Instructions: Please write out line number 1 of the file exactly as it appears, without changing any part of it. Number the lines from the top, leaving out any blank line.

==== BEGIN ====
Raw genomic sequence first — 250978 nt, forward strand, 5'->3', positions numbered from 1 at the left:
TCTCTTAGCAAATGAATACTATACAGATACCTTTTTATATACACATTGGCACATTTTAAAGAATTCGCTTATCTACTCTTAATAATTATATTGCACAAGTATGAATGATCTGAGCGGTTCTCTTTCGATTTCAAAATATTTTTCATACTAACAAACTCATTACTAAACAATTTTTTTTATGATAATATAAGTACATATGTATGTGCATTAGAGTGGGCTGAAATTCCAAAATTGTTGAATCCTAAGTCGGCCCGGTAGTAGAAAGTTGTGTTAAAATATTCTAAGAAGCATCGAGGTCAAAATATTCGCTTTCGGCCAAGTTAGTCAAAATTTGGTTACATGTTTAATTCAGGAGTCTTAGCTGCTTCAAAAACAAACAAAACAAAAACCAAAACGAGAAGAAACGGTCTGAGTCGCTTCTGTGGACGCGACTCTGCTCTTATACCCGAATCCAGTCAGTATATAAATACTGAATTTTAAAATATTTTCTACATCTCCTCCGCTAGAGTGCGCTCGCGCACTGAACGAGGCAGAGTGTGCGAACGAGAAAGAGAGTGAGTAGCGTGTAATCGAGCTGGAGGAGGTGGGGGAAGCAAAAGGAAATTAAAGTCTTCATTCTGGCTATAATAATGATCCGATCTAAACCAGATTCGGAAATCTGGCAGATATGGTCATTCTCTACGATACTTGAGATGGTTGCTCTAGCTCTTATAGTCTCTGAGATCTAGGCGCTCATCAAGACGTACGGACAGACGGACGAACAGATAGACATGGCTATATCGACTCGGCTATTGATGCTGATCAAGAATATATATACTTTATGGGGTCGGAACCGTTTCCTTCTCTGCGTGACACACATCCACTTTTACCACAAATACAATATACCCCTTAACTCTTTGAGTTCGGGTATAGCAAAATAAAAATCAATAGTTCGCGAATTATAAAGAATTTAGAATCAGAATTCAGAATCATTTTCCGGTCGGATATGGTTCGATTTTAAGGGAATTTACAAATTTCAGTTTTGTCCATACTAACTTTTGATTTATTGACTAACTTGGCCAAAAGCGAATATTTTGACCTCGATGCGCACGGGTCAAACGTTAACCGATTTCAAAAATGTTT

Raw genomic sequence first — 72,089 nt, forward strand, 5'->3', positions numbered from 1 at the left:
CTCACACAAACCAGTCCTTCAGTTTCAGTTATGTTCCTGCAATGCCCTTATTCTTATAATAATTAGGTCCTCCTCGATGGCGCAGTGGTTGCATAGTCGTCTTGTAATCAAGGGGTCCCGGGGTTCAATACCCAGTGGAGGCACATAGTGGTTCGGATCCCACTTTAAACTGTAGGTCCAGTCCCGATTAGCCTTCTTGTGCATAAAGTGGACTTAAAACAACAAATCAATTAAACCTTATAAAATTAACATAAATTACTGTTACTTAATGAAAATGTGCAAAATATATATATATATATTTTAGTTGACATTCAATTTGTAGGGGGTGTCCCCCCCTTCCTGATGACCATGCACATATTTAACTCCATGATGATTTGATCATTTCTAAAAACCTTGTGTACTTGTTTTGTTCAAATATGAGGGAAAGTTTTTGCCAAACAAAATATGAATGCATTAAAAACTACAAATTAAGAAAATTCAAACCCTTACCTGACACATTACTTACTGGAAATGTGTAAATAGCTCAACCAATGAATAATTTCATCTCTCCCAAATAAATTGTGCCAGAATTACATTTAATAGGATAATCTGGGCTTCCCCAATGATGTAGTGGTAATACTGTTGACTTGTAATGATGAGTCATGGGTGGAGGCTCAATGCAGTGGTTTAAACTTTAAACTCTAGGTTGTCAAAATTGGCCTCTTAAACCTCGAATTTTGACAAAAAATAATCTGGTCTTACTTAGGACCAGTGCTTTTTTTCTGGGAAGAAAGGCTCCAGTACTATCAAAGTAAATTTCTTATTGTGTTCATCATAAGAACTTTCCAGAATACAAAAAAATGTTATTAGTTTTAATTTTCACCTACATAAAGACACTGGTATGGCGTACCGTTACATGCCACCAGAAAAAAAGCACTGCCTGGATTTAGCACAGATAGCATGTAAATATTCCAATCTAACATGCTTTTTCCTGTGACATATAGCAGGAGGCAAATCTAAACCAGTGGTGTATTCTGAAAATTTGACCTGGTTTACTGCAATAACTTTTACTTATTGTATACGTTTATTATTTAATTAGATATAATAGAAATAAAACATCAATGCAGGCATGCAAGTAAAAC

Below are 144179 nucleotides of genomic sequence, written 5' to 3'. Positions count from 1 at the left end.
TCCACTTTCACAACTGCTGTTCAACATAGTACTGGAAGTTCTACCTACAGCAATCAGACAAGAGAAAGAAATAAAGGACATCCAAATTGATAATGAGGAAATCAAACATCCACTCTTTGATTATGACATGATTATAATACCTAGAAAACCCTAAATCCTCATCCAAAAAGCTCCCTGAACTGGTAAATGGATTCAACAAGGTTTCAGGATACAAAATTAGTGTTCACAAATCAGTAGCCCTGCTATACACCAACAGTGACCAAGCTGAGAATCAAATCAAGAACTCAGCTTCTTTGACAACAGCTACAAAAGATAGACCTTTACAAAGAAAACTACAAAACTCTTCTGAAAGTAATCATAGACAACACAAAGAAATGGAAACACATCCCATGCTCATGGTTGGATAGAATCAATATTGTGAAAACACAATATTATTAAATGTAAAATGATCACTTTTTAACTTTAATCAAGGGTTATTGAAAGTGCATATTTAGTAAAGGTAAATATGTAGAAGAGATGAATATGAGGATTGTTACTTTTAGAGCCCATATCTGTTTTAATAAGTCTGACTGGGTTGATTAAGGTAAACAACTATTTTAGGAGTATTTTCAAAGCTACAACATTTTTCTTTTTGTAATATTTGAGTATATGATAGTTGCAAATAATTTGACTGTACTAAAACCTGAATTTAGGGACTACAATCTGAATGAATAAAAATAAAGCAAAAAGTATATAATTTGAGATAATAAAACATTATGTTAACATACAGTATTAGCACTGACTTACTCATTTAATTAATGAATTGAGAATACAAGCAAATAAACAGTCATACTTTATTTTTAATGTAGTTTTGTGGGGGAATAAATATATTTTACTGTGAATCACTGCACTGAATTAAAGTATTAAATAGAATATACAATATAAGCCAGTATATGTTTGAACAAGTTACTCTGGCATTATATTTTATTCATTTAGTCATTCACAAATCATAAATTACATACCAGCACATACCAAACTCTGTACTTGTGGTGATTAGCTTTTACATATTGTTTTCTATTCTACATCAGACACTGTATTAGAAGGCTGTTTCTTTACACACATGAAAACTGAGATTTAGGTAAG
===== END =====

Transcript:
Raw genomic sequence first — 250978 nt, forward strand, 5'->3', positions numbered from 1 at the left: